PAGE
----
Diagnostic imaging (ionizing and non-ionizing)
Photon counting x-ray imaging with K-edge filtered x-rays: A simulation study
In photon counting (PC) x-ray imaging and computed tomography (CT), the broad x-ray spectrum can be split into two parts using an x-ray filter with appropriate K-edge energy, which can improve material decomposition. Recent experimental study has demonstrated substantial improvement in material decomposition with PC CT when K-edge filtered x-rays were used. The purpose of the current work was to conduct further investigations of the K-edge filtration method using comprehensive simulation studies.
The study was performed in the following aspects: (1) optimization of the K-edge filter for a particular imaging configuration, (2) effects of the K-edge filter parameters on material decomposition, (3) trade-off between the energy bin separation, tube load, and beam quality with K-edge filter, (4) image quality of general (unsubtracted) images when a K-edge filter is used to improve dual energy (DE) subtracted images, and (5) improvements with K-edge filtered x-rays when PC detector has limited energy resolution. The PC x-ray images of soft tissue phantoms with 15 and 30 cm thicknesses including iodine, CaCO3, and soft tissue contrast materials, were simulated. The signal to noise ratio (SNR) of the contrast elements was determined in general and material-decomposed images using K-edge filters with different atomic numbers and thicknesses. The effect of the filter atomic number and filter thickness on energy separation factor and SNR was determined. The boundary conditions for the tube load and halfvalue layer were determined when the K-edge filters are used. The material-decomposed images were also simulated using PC detector with limited energy resolution, and improvements with K-edge filtered x-rays were quantified.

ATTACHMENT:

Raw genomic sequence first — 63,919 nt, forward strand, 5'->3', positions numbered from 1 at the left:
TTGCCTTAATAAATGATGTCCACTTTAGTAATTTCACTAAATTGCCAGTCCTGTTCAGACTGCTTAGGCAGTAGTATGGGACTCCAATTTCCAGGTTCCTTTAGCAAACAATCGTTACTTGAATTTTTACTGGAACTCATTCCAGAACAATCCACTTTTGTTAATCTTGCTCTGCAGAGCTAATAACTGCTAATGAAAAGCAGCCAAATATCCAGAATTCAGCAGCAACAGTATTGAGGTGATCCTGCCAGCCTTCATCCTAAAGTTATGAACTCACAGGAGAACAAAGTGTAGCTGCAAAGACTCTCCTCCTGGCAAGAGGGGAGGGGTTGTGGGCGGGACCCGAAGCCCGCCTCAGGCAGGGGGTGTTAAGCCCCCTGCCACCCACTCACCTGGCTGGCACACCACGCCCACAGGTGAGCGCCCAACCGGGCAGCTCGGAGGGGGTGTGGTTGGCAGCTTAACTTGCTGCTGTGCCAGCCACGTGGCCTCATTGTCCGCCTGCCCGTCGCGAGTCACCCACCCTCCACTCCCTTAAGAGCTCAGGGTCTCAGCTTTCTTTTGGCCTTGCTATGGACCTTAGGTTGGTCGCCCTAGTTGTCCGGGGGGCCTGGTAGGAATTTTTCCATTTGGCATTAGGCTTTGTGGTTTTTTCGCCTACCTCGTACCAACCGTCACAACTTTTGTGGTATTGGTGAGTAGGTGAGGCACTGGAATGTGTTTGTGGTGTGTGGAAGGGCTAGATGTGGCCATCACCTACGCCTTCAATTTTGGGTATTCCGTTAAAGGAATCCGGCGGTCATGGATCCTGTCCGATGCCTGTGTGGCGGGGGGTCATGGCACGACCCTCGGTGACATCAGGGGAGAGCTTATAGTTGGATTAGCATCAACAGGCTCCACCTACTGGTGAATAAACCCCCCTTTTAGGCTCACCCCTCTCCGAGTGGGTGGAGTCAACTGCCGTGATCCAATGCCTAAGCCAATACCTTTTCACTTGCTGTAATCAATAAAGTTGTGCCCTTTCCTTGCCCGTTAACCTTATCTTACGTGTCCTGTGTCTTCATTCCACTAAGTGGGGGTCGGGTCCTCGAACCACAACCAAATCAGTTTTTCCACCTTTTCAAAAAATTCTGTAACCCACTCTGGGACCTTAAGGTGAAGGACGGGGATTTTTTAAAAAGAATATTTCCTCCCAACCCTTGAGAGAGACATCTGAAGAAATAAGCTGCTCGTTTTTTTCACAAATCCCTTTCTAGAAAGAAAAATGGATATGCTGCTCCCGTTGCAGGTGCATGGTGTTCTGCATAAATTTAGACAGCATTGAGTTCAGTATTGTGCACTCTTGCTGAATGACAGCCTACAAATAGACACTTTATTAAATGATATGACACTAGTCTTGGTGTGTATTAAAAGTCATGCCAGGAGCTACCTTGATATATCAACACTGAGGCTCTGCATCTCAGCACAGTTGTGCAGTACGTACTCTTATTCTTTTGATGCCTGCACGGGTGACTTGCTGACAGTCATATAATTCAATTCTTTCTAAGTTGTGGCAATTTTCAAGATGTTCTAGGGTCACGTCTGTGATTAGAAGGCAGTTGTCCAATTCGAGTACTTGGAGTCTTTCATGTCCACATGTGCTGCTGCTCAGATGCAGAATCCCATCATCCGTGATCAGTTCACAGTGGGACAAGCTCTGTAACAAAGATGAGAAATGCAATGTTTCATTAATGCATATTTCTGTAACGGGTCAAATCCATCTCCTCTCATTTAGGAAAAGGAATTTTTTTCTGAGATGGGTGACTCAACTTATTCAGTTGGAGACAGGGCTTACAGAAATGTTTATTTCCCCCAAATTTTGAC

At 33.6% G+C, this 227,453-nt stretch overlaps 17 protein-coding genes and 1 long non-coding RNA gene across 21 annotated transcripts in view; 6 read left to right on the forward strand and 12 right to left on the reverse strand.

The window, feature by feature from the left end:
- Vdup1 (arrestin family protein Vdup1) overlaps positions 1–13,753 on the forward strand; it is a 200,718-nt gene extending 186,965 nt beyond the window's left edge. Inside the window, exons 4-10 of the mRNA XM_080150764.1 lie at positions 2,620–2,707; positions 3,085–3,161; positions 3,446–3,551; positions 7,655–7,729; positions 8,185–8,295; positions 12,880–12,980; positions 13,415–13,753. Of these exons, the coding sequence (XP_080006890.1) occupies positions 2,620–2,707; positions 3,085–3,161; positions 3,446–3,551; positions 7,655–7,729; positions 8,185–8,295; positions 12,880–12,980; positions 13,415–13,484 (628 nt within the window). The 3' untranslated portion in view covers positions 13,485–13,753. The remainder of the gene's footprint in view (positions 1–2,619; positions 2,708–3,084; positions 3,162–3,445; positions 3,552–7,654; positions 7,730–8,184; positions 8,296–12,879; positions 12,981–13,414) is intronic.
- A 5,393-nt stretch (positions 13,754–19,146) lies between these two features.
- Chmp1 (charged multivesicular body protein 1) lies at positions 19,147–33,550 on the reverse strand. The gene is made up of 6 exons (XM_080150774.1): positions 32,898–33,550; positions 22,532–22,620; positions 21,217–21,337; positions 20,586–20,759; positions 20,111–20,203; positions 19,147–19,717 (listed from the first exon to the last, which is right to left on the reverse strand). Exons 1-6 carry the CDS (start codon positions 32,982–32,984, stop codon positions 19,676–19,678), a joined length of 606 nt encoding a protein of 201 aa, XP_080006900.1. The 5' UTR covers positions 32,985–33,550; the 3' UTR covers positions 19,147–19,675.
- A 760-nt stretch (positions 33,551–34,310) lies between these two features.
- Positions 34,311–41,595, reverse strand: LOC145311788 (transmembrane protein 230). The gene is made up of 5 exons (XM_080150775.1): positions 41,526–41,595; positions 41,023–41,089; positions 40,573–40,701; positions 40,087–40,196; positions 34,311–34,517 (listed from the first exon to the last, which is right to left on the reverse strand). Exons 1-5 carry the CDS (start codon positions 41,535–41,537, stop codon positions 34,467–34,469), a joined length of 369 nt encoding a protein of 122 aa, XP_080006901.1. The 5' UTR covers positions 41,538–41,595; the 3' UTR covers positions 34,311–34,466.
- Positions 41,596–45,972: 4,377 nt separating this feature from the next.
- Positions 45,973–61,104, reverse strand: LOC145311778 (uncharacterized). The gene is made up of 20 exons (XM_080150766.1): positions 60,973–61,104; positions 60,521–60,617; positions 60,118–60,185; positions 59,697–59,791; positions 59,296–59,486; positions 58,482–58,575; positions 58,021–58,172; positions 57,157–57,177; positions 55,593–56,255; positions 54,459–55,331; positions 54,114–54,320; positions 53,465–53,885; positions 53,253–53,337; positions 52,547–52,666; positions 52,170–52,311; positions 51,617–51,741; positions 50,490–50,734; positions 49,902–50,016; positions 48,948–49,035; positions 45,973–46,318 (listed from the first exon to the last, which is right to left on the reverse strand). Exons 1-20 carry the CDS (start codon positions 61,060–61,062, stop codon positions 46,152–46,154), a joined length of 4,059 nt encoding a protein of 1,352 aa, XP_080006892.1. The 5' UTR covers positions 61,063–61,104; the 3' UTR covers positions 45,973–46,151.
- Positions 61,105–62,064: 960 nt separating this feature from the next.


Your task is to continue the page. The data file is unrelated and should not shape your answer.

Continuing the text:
The K-edge filters with atomic numbers from 56 to 71 and K-edge energies 37.4–63.4 keV, respectively, can be used for tube voltages from 60 to 150 kVp, respectively. For a particular tube voltage of 120 kVp, the Gd and Ho were the optimal filter materials to achieve highest SNR. For a particular K-edge filter of Gd and tube voltage of 120 kVp, the filter thickness 0.6 mm provided maximum SNR for considered imaging applications. While K-edge filtration improved SNR of CaCO3 and iodine by 41% and 36%, respectively, in DE subtracted images, it did not deteriorate SNR in general images. For x-ray imaging with nonideal PC detector, the positive effect of the K-edge filter was increased when FWHM energy resolution was degraded, and maximum improvement was at 60% FWHM.
This study has shown that K-edge filtered x-rays can provide substantial improvements of material selective PC x-ray and CT imaging for nearly all imaging applications using 60–150 kVp tube voltages. Potential limitations such as tube load, beam hardening, and availability of filter material were shown to not be critical.